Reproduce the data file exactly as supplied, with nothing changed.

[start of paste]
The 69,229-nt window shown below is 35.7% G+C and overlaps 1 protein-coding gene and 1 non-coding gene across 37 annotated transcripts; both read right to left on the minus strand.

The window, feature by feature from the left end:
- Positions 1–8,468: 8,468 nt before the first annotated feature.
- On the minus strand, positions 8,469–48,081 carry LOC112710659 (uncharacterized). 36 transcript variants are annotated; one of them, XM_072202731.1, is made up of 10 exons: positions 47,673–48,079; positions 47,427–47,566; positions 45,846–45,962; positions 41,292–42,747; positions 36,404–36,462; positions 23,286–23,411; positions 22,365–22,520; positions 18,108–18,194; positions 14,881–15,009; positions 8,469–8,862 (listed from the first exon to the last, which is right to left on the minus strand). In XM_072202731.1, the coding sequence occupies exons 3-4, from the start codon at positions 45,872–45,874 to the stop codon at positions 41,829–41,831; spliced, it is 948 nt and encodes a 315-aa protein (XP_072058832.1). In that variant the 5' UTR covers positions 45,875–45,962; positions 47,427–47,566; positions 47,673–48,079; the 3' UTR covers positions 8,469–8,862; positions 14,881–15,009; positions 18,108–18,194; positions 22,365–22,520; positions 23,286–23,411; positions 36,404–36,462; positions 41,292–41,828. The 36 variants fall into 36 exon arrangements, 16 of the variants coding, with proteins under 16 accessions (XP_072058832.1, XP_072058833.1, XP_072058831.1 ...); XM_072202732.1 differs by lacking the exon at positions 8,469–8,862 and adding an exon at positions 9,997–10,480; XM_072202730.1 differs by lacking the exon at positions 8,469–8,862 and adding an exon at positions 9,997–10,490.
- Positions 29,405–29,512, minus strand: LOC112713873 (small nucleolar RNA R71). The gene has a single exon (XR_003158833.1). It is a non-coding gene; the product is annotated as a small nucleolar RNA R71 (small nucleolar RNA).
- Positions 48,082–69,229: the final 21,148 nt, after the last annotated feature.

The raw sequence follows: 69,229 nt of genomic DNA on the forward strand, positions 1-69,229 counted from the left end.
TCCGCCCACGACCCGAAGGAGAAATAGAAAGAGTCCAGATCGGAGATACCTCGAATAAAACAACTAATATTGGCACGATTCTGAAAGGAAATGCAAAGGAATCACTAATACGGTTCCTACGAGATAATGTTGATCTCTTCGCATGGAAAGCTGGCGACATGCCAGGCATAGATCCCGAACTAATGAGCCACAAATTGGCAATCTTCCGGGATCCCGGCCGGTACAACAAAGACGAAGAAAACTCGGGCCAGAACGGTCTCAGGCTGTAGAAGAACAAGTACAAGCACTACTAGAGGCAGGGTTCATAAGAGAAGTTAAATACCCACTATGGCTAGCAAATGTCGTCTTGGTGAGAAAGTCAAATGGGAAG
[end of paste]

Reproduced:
The 69,229-nt window shown below is 35.7% G+C and overlaps 1 protein-coding gene and 1 non-coding gene across 37 annotated transcripts; both read right to left on the minus strand.

The window, feature by feature from the left end:
- Positions 1–8,468: 8,468 nt before the first annotated feature.
- On the minus strand, positions 8,469–48,081 carry LOC112710659 (uncharacterized). 36 transcript variants are annotated; one of them, XM_072202731.1, is made up of 10 exons: positions 47,673–48,079; positions 47,427–47,566; positions 45,846–45,962; positions 41,292–42,747; positions 36,404–36,462; positions 23,286–23,411; positions 22,365–22,520; positions 18,108–18,194; positions 14,881–15,009; positions 8,469–8,862 (listed from the first exon to the last, which is right to left on the minus strand). In XM_072202731.1, the coding sequence occupies exons 3-4, from the start codon at positions 45,872–45,874 to the stop codon at positions 41,829–41,831; spliced, it is 948 nt and encodes a 315-aa protein (XP_072058832.1). In that variant the 5' UTR covers positions 45,875–45,962; positions 47,427–47,566; positions 47,673–48,079; the 3' UTR covers positions 8,469–8,862; positions 14,881–15,009; positions 18,108–18,194; positions 22,365–22,520; positions 23,286–23,411; positions 36,404–36,462; positions 41,292–41,828. The 36 variants fall into 36 exon arrangements, 16 of the variants coding, with proteins under 16 accessions (XP_072058832.1, XP_072058833.1, XP_072058831.1 ...); XM_072202732.1 differs by lacking the exon at positions 8,469–8,862 and adding an exon at positions 9,997–10,480; XM_072202730.1 differs by lacking the exon at positions 8,469–8,862 and adding an exon at positions 9,997–10,490.
- Positions 29,405–29,512, minus strand: LOC112713873 (small nucleolar RNA R71). The gene has a single exon (XR_003158833.1). It is a non-coding gene; the product is annotated as a small nucleolar RNA R71 (small nucleolar RNA).
- Positions 48,082–69,229: the final 21,148 nt, after the last annotated feature.

The raw sequence follows: 69,229 nt of genomic DNA on the forward strand, positions 1-69,229 counted from the left end.
TCCGCCCACGACCCGAAGGAGAAATAGAAAGAGTCCAGATCGGAGATACCTCGAATAAAACAACTAATATTGGCACGATTCTGAAAGGAAATGCAAAGGAATCACTAATACGGTTCCTACGAGATAATGTTGATCTCTTCGCATGGAAAGCTGGCGACATGCCAGGCATAGATCCCGAACTAATGAGCCACAAATTGGCAATCTTCCGGGATCCCGGCCGGTACAACAAAGACGAAGAAAACTCGGGCCAGAACGGTCTCAGGCTGTAGAAGAACAAGTACAAGCACTACTAGAGGCAGGGTTCATAAGAGAAGTTAAATACCCACTATGGCTAGCAAATGTCGTCTTGGTGAGAAAGTCAAATGGGAAG